Starting A Vegetable Garden
Vegetable gardening can be a fun and productive activity, but it also requires regular visits to water, monitor pests, pull weeds and scout for diseases. It’s best to plant only as much as can be comfortably managed joyfully.
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Q. We are still in the process, as a family, of putting together our first vegetable garden. As with most gardens these days, our space is limited and we realize we must make choices. How do you decide on what vegetables, and how much of each, to plant?
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A. First, make a list of the family’s favourite vegetables. Then, since this is your first venture into food gardening, choose among them the easiest to grow, such as lettuce, green beans, carrots, cucumbers, kale, Swiss chard, zucchini, and beets. Lettuce, cucumber, kale, chard and zucchini transplants are usually available.
To save space, grow as many plants as possible vertically, on netting or against movable wire fencing. Vining peas, pole and runner beans, cucumbers and staking tomatoes take little space grown vertically. Small salad vegetables can be grown close to and alongside the climbing vegetables, taking up almost no space.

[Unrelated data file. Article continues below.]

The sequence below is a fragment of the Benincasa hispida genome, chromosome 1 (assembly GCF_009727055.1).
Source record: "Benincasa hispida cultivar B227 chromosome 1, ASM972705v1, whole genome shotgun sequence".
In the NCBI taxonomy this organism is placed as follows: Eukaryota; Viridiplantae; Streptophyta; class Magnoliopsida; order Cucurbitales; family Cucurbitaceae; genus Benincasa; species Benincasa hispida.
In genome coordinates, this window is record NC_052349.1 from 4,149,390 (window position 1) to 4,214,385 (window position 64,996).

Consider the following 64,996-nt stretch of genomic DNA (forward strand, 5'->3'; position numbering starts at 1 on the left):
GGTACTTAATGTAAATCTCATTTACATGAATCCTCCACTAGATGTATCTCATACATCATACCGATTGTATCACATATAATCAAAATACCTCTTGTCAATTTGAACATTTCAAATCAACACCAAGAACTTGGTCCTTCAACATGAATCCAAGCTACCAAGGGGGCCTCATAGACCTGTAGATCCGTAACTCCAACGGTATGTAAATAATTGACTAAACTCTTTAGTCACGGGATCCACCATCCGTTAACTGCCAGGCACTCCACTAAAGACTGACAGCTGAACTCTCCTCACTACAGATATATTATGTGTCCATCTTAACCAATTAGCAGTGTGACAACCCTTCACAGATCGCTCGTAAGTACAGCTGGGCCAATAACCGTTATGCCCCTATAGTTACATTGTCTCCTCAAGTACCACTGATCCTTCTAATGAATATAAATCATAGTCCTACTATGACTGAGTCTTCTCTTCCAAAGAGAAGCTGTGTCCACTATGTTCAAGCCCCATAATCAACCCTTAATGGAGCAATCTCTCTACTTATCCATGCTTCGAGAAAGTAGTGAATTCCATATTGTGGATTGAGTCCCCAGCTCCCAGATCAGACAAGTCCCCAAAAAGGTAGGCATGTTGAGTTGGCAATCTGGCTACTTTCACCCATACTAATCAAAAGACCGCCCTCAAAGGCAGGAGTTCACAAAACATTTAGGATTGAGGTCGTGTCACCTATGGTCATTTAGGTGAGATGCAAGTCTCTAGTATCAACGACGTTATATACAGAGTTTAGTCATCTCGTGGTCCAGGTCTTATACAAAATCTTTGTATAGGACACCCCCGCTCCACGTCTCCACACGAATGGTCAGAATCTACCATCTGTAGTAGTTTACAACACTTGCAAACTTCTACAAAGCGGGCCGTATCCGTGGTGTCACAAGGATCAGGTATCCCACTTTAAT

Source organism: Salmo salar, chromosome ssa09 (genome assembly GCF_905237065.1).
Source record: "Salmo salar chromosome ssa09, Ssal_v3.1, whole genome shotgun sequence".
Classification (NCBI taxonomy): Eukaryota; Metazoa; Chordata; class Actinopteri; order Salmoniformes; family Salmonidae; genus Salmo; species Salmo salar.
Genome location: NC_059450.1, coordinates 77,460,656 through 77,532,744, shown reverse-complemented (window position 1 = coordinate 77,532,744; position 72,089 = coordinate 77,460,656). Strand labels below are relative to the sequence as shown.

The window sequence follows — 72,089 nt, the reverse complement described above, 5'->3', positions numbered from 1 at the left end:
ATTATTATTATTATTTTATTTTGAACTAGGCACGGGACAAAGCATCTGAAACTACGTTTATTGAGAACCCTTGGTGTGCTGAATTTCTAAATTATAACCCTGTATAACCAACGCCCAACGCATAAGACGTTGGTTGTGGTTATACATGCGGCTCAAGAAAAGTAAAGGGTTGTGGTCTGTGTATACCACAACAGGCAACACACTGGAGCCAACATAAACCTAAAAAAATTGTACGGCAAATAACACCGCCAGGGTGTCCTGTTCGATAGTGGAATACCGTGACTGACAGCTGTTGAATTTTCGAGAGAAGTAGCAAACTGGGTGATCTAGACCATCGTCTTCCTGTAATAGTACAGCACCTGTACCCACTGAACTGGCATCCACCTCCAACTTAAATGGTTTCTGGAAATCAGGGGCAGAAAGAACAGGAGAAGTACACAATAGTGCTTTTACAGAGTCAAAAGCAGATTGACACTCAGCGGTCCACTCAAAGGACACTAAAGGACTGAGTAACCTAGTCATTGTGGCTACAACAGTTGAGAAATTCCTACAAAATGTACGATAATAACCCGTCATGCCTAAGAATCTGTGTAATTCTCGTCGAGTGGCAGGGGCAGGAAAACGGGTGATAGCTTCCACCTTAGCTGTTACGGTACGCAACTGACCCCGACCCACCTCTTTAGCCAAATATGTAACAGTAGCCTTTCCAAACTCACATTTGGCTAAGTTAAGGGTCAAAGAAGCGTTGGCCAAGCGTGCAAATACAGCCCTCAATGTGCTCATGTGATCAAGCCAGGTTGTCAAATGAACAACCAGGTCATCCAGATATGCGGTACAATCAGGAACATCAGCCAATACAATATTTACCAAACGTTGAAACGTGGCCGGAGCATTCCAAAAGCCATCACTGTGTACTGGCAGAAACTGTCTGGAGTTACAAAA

Instead of seeding in individual rows, I grow all but the largest plants in closely spaced blocks. This works well as long as the soil is fertile and well plumped with compost. This way, I can grow surprisingly hefty numbers of carrots and beets in a small space, and a year’s supply of garlic.
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I locate winter squash plants on partly finished compost heaps and along plot edges to trail onto adjacent pathways.
I grow the most of what I like the best. I aim for close to a year’s supply of peas, to enjoy them “minted” after I’ve steam-blanched them for the freezer with fresh mint in the boiling water beneath the peas. I grow enough tomatoes for soup and sauces through the winter, and enough zucchini for cooking with onion and garlic and pureeing for winter soups.
I grow close to a year’s supply of carrots to be sure of having sweet, juicy, fine-textured carrots through the winter. For a similar reason I try to produce enough onions for a supply of high quality bulbs.
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